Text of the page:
Chemical Congresses, International

Chemical Congresses, International


The first international chemical congress was held Sept. 3–5, 1860, in Karlsruhe. It was convened on the initiative of 47 of the leading chemists of Europe, including R. W. von Bunsen, C. A. Wurtz, J. B. A. Dumas, S. Cannizzaro, F. A. Kekulé, J. C. G. de Marignac, and E. Mitscherlich and the Russian scientists N. N. Beketov, N. N. Zinin, N. N. Sokolov, and Iu. F. Fritsshe (C. J. Fritzsche). The congress was convened to resolve disagreements on the interpretation of the concepts of the atom, molecule, and equivalent, which had greatly hindered the use of published information and the teaching of chemistry. According to a report prepared by Cannizzaro, the congress gave clear and correct definitions of the terms. One consequence was that Avogadro’s law became widely used in physics and chemistry, particularly for determining molecular weights. The congress was of decisive importance to the acceptance of the atomic-molecular theory in chemistry. In all, 127 chemists participated; the seven-man Russian delegation included A. P. Borodin, N. N. Zinin, D. I. Mendeleev, and L. N. Shishkov (one of the secretaries of the congress).

The first congress on applied chemistry was held in Brussels in 1894; subsequent congresses were held regularly thereafter, the second taking place in Paris (1896), the third in Vienna (1898), the fourth in Paris (1900), the fifth in Berlin (1903), the sixth in Rome (1906), the seventh in London (1909), and the eighth in Washington, D.C., and New York City (1912). The ninth congress was to have convened in August 1915 in St. Petersburg but was canceled because of World War I; preparations for the congress were directed by P. I. Walden, V. N. Ipat’ev, and D. P. Konovalov.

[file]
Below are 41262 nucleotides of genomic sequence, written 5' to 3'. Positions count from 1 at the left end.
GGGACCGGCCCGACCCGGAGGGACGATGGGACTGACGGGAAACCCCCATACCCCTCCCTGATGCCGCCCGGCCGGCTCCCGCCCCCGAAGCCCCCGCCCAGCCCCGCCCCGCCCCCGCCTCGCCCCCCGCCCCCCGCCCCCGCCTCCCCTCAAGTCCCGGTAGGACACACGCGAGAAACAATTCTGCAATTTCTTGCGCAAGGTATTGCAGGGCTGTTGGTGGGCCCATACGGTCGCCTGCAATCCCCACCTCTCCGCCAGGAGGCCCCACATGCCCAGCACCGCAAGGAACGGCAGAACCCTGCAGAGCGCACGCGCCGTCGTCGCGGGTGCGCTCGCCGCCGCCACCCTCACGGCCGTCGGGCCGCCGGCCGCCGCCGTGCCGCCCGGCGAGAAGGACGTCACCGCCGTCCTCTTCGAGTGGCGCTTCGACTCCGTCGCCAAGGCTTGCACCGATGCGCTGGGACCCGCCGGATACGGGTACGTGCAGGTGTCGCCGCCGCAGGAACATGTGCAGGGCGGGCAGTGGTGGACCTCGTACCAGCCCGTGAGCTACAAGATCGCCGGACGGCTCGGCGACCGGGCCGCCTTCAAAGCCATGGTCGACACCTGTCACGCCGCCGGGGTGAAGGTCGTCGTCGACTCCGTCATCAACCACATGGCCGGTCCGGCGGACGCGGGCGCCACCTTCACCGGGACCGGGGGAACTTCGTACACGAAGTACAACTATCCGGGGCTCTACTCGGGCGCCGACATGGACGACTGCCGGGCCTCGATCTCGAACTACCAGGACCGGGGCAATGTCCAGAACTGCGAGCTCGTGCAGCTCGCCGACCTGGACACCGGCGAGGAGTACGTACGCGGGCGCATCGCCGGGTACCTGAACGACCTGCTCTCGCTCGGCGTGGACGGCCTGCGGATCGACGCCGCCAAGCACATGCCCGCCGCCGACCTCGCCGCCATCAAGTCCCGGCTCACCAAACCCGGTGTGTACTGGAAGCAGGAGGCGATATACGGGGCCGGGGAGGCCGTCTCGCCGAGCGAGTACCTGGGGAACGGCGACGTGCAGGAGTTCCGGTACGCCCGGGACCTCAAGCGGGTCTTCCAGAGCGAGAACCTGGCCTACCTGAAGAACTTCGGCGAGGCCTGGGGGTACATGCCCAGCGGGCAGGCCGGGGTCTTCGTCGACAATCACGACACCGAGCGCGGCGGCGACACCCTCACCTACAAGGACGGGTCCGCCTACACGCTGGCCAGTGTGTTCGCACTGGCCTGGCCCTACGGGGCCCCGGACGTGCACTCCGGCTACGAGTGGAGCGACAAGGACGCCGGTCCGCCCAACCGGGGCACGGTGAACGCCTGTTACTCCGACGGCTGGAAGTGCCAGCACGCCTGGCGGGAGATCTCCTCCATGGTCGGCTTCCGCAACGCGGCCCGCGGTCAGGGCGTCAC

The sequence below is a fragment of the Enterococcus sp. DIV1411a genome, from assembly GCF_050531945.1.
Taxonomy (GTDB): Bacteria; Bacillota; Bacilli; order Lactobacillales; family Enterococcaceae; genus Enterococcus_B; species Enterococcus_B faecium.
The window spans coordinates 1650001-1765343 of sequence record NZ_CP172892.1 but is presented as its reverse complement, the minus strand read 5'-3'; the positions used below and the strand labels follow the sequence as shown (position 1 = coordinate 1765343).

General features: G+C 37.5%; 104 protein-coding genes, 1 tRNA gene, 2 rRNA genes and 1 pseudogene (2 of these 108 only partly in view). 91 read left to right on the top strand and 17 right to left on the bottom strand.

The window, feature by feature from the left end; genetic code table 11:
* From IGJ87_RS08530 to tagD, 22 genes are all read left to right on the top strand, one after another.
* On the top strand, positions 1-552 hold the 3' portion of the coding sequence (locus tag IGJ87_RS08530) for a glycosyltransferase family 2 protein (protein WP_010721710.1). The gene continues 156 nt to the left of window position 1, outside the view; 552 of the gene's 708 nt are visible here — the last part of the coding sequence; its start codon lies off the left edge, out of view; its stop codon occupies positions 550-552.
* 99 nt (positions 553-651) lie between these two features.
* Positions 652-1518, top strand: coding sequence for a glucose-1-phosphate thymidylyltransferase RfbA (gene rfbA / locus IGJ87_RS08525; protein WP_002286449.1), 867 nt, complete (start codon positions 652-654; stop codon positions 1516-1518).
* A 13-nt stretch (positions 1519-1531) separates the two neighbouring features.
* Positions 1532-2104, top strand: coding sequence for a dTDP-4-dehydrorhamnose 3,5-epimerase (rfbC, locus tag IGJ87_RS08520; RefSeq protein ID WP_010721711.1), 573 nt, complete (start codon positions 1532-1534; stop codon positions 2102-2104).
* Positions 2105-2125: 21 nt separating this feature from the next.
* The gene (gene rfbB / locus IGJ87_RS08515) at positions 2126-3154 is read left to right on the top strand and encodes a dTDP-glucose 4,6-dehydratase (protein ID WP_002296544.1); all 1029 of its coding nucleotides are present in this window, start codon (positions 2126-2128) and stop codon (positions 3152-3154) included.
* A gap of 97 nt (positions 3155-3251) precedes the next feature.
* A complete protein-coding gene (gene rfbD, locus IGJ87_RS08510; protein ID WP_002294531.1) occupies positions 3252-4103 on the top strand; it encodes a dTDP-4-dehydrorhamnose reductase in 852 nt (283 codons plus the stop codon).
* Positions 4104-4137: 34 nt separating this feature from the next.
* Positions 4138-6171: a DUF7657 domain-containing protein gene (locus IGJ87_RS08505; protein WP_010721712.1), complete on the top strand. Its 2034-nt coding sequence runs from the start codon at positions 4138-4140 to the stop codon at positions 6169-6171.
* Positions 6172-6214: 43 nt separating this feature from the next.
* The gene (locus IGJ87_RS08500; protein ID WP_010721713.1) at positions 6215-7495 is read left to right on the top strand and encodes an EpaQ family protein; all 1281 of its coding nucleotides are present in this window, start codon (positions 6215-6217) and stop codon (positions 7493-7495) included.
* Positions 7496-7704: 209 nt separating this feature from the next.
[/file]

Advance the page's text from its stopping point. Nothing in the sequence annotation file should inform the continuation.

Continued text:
In 1920 in Paris representatives of the chemical societies of several countries formed the International Union of Pure and Applied Chemistry (IUPAC). One of the tasks of IUP AC has been the organization of international congresses devoted to theoretical and applied chemistry. The last congresses convened before World War II were the ninth (Luzern, 1936) and the tenth (Rome, 1938). IUPAC congresses have been held regularly only since World War II. The 11th congress took place in London (1947), and the 12th through 25th were held in New York City (1951), Stockholm (1953), Zürich (1955), Lisbon (1956), Paris (1956), Munich (1959), Montreal (1961), London (1963), Moscow (1965), Prague (1967), Sidney (1969), Boston (1971), Hamburg (1973), and Jerusalem (1975). The emphasis of individual IUPAC congresses reflects trends in the development of chemistry. Some of the congresses have been primarily devoted to specific new areas of chemistry; others have dealt with the most diverse chemical problems.

The importance of IUPAC congresses and the interest they generate are indicated by the large number of papers delivered (366 at the 15th congress, 488 at the 17th, 501 at the 18th, 620 at the 20th, and 647 at the 23rd). The 20th congress (Moscow, 1965) was particularly impressive, with approximately 3,500 delegates from 38 countries; problems were discussed that previous congresses either had not considered at all or had examined inadequately. The program assigned sections for the discussion of surface phenomena and disperse systems; radiation, space, inorganic, and analytical chemistry; and the theoretical foundations of chemical engineering. There was also a symposium on low-temperature plasmas. Of the 620 papers delivered, more than 200 were authored by Soviet scientists. At the 26th congress (Tokyo, 1977) there were 3,250 participants from 54 countries. Four sections (physical, analytical, and organic chemistry and the chemistry of macromolecular compounds) were assigned, and symposia were held on problems associated with the environmental control of new sources of energy and raw materials, and the study of substances and processes used in the medical and food-processing industries and in agriculture.